The military develops leaders. The armed forces spend a lot of time and money in fine tuning and enhancing key elements for leadership. They train and evaluate constantly to see which people in the military understand and grasp the concepts and who just goes through the motions. Those key lessons can be applied to so many different business leadership opportunities.
An interesting aspect of military leadership is how quickly they put young people in key positions to make decisions and to lead. People are given opportunities to show what they expected level of leadership. So here are seven key elements of military leadership than can be applied to businesses and organizations:
- Plan. Planning is a key element of leadership. The military plans and re-plans, time and time again. Planning forces an individual to think through all the different things that are needed to be successful. In today’s world, we want everything to happen fast, but we don’t want to take the time to plan carefully. Careful planning and thought helps lead to adjustments that can be done quickly and thoughtfully.
- There are surprises. The boxer, Mike Tyson said, “Everybody has a strategy, until you get punched in the face the first time.” Surprises are part of the process. You cannot anticipate everything, but you should be ready for anything. Knowing how to pivot and adjust can be the difference between success and failure.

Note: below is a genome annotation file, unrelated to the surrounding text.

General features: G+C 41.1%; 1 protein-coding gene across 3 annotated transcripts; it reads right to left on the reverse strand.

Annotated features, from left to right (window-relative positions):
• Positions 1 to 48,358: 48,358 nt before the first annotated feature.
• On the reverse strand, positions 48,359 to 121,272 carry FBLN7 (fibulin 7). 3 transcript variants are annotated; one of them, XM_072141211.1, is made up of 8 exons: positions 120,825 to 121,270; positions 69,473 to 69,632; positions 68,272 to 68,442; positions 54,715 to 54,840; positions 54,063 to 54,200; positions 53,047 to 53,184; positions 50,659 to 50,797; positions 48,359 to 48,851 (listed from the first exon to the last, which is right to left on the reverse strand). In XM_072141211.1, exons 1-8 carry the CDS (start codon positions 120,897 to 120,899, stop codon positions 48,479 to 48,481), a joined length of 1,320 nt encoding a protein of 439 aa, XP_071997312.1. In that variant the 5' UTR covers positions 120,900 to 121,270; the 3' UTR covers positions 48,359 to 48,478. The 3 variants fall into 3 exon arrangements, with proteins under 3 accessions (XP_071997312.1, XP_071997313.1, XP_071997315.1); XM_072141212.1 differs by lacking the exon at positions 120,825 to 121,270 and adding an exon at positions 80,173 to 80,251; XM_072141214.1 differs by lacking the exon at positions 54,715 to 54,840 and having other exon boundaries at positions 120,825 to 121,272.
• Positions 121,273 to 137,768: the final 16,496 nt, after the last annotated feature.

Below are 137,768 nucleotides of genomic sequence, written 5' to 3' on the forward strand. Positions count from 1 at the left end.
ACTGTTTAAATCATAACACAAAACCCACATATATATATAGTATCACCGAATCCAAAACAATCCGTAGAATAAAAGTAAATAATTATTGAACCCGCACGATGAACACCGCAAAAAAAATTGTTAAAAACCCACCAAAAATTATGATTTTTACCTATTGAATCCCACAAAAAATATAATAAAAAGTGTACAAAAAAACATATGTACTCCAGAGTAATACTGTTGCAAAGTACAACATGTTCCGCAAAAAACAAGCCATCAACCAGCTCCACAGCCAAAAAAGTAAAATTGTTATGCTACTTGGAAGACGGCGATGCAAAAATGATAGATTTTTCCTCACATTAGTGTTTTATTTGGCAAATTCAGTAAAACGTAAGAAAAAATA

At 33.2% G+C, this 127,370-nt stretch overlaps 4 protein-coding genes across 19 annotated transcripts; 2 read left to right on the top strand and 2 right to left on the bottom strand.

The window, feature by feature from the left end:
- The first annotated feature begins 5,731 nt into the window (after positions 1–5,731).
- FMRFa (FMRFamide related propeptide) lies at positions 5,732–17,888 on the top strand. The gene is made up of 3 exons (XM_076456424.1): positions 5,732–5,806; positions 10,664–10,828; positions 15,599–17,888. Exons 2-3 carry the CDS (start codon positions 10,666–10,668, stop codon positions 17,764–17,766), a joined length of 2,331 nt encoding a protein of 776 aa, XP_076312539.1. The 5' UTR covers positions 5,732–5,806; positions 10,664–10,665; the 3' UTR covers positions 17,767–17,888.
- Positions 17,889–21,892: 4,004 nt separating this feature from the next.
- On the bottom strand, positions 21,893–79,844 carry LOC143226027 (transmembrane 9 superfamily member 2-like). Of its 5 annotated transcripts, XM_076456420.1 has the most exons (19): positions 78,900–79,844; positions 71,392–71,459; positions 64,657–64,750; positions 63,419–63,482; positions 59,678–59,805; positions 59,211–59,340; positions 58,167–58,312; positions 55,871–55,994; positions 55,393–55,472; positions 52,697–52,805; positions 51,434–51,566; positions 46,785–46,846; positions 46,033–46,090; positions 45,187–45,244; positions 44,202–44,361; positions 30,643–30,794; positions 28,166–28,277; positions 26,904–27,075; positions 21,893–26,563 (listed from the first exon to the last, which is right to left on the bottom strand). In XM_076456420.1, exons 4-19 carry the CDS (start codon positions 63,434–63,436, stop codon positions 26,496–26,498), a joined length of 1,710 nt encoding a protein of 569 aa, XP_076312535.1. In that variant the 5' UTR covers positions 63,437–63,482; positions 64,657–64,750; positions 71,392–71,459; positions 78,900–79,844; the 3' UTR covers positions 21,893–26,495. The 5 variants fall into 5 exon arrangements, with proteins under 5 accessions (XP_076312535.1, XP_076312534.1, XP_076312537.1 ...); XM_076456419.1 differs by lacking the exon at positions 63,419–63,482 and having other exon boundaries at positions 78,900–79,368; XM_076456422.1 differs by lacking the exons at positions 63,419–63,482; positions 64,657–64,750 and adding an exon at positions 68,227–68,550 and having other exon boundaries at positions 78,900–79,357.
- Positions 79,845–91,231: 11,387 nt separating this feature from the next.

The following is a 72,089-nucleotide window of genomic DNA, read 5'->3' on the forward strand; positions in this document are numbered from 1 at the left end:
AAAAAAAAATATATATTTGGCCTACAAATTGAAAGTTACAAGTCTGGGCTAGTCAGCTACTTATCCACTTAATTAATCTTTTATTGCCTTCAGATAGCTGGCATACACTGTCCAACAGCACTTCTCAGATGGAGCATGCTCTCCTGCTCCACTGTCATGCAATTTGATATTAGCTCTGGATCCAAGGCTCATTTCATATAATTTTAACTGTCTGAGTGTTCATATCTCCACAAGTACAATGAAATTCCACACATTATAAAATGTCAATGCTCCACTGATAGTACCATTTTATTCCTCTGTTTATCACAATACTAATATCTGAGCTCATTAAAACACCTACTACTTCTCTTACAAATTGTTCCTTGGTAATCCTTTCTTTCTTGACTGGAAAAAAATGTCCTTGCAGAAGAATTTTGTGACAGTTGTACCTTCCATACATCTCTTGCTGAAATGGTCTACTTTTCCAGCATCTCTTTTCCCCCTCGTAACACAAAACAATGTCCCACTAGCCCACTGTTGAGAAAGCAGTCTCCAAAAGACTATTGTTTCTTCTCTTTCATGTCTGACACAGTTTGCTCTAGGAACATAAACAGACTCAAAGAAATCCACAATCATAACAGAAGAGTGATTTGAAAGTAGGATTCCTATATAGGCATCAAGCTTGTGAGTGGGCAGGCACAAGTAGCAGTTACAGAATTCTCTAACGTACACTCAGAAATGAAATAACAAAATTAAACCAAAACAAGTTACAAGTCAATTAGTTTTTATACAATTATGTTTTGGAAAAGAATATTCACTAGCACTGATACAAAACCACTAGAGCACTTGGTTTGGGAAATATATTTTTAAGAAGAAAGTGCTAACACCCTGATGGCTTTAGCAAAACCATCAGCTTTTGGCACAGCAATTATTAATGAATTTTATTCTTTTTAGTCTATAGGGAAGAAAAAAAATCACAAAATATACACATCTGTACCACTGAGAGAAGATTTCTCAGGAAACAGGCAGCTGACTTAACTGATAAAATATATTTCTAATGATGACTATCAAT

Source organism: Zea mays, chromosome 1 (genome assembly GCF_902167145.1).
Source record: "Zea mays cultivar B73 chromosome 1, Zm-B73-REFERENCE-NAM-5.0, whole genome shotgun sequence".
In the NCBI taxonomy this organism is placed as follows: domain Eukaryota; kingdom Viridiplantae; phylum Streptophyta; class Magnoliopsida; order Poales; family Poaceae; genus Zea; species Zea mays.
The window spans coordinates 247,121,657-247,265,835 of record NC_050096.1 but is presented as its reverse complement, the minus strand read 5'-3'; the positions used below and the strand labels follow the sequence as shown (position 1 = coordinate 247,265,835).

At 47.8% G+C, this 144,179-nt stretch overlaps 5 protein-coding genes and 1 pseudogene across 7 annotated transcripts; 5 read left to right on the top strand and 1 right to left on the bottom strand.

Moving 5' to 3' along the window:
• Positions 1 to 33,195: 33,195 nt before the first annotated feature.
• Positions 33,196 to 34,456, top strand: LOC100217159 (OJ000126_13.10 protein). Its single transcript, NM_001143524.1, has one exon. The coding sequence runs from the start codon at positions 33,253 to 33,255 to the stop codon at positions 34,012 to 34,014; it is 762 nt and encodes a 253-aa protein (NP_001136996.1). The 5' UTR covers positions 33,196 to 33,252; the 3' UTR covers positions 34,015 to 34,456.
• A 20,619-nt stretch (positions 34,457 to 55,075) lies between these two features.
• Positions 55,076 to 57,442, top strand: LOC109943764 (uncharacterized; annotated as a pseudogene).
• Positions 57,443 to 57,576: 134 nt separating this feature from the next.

- Be Fearless. Fear is not a bad thing. Allowing fear to paralyze your thoughts or actions is bad. There are risks in everything we do. Successful leaders understand their own fears and have learned, with time, how to quiet the “fear voice” in their head.
- Seek Success, Not Fame. We all have egos, but understanding how to “check” your ego will open the door to success for you. When the focus is on succeeding and not about who gets the credit, good things will happen. The Navy Seals talk about being the “quiet professionals,” which reinforces the focus on success and not self-promotion.
- Take Action. You must “move the ball” in business, in the military, or in an organization. There are going to be mistakes and setbacks and there are no perfect decisions, so get comfortable with moving things forward when things are not perfect. The Marines will take action when they have calculated there is a 70% chance of success.
- Team Work. No one succeeds alone. It takes people working together. Along with team work, there has to be trust and loyalty that, if things go “sideways,” it is either a team success or team failure. No one gets thrown under the bus. The military leader understands it takes time and effort to build teams that can perform in tough environments.
- Focus. Chaos is part of the equation for today’s military environment, as well as in today’s business environment. There is always confusion and doubt in doing new things. The leader can bring focus to the task at hand that allows for people to achieve small victories, at first, and then big victories.
Find ways to apply the seven elements of military leadership to your organization.
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